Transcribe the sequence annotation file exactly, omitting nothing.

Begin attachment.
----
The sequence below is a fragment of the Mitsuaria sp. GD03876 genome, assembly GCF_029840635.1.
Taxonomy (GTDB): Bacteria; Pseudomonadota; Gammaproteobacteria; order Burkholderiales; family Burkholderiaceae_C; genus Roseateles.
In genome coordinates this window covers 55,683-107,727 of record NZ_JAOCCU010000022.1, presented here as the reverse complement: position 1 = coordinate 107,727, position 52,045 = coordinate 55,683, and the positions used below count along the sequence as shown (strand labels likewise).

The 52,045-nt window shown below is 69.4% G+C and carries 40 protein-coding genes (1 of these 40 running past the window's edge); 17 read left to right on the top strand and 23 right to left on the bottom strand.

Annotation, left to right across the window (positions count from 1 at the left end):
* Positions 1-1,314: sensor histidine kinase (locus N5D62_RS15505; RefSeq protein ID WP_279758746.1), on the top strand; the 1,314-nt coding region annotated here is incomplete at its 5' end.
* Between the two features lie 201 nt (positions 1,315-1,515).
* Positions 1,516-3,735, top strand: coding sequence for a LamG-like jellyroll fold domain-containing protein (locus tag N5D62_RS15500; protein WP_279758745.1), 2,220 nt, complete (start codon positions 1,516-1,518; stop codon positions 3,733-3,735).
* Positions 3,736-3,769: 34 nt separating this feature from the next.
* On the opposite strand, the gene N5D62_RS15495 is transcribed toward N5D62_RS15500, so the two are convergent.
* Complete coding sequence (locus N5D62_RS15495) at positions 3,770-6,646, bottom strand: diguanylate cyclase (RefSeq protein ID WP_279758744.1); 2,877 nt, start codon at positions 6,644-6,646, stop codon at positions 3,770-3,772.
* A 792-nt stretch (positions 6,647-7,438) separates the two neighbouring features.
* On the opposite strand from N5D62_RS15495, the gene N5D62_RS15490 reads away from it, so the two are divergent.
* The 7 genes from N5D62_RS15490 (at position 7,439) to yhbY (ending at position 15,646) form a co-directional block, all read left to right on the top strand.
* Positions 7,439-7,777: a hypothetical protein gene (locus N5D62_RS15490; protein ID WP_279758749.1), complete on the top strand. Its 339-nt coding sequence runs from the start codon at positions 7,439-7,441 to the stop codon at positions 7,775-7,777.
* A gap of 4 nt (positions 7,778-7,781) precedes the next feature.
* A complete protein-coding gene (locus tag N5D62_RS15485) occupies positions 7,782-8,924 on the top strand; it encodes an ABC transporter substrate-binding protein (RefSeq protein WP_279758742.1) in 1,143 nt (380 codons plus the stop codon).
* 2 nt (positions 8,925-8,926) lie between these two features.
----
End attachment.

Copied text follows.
The sequence below is a fragment of the Mitsuaria sp. GD03876 genome, assembly GCF_029840635.1.
Taxonomy (GTDB): Bacteria; Pseudomonadota; Gammaproteobacteria; order Burkholderiales; family Burkholderiaceae_C; genus Roseateles.
In genome coordinates this window covers 55,683-107,727 of record NZ_JAOCCU010000022.1, presented here as the reverse complement: position 1 = coordinate 107,727, position 52,045 = coordinate 55,683, and the positions used below count along the sequence as shown (strand labels likewise).

The 52,045-nt window shown below is 69.4% G+C and carries 40 protein-coding genes (1 of these 40 running past the window's edge); 17 read left to right on the top strand and 23 right to left on the bottom strand.

Annotation, left to right across the window (positions count from 1 at the left end):
* Positions 1-1,314: sensor histidine kinase (locus N5D62_RS15505; RefSeq protein ID WP_279758746.1), on the top strand; the 1,314-nt coding region annotated here is incomplete at its 5' end.
* Between the two features lie 201 nt (positions 1,315-1,515).
* Positions 1,516-3,735, top strand: coding sequence for a LamG-like jellyroll fold domain-containing protein (locus tag N5D62_RS15500; protein WP_279758745.1), 2,220 nt, complete (start codon positions 1,516-1,518; stop codon positions 3,733-3,735).
* Positions 3,736-3,769: 34 nt separating this feature from the next.
* On the opposite strand, the gene N5D62_RS15495 is transcribed toward N5D62_RS15500, so the two are convergent.
* Complete coding sequence (locus N5D62_RS15495) at positions 3,770-6,646, bottom strand: diguanylate cyclase (RefSeq protein ID WP_279758744.1); 2,877 nt, start codon at positions 6,644-6,646, stop codon at positions 3,770-3,772.
* A 792-nt stretch (positions 6,647-7,438) separates the two neighbouring features.
* On the opposite strand from N5D62_RS15495, the gene N5D62_RS15490 reads away from it, so the two are divergent.
* The 7 genes from N5D62_RS15490 (at position 7,439) to yhbY (ending at position 15,646) form a co-directional block, all read left to right on the top strand.
* Positions 7,439-7,777: a hypothetical protein gene (locus N5D62_RS15490; protein ID WP_279758749.1), complete on the top strand. Its 339-nt coding sequence runs from the start codon at positions 7,439-7,441 to the stop codon at positions 7,775-7,777.
* A gap of 4 nt (positions 7,778-7,781) precedes the next feature.
* A complete protein-coding gene (locus tag N5D62_RS15485) occupies positions 7,782-8,924 on the top strand; it encodes an ABC transporter substrate-binding protein (RefSeq protein WP_279758742.1) in 1,143 nt (380 codons plus the stop codon).
* 2 nt (positions 8,925-8,926) lie between these two features.